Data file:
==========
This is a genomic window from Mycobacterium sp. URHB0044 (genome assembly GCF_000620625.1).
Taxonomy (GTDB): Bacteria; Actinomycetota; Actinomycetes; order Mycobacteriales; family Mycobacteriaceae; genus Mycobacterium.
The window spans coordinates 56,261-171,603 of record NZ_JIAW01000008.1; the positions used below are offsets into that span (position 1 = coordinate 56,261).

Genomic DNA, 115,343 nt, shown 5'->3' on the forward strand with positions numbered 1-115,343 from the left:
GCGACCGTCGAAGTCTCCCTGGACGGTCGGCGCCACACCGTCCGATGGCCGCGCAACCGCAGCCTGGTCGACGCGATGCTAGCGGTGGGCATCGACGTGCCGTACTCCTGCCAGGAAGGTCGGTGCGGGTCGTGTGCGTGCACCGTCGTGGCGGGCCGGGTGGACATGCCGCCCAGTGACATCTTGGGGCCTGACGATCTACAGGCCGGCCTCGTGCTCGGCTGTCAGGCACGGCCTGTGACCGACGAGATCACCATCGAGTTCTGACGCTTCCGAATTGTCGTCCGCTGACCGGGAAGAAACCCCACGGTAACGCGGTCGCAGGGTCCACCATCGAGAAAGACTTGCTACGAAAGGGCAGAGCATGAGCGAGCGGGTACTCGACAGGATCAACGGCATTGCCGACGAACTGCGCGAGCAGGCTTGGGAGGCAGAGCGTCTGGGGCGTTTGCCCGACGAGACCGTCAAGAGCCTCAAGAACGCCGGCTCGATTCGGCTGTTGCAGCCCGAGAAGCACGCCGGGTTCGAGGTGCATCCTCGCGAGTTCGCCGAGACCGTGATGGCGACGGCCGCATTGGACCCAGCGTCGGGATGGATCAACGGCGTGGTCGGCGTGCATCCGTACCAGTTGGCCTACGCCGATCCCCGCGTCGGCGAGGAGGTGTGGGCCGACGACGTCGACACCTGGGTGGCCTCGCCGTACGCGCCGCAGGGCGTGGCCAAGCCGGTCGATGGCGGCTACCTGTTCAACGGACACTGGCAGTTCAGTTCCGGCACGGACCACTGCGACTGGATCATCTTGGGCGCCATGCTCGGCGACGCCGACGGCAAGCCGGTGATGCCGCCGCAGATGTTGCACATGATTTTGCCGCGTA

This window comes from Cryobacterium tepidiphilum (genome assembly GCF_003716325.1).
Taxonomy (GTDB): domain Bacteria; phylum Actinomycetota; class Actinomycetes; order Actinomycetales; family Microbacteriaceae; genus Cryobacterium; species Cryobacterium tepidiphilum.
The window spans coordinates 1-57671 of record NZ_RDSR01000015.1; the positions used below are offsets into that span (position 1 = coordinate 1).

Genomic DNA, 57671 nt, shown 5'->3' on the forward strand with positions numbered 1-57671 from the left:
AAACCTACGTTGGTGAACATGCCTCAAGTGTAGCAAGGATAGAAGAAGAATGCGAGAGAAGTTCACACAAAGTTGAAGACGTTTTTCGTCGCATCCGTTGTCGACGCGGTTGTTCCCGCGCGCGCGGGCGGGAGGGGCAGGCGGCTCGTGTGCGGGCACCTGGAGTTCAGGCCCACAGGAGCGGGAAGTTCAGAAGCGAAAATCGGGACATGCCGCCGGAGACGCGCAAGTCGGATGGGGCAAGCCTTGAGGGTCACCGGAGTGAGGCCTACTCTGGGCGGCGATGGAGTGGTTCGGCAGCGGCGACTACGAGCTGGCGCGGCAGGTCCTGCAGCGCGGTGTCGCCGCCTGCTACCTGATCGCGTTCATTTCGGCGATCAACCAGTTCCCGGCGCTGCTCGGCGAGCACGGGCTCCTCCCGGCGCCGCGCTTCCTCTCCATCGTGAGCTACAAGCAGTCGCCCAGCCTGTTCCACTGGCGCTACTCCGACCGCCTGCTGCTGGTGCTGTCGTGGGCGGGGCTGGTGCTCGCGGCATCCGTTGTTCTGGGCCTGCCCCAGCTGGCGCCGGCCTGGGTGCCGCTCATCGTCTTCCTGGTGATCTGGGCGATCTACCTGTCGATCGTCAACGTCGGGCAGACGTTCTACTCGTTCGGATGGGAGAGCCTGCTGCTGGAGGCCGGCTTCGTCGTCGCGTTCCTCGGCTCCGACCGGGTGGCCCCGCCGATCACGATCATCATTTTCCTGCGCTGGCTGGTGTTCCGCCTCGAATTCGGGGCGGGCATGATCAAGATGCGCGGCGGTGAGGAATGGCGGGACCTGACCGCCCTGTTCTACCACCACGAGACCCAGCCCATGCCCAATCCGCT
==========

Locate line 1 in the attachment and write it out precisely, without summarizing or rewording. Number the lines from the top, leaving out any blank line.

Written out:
This is a genomic window from Mycobacterium sp. URHB0044 (genome assembly GCF_000620625.1).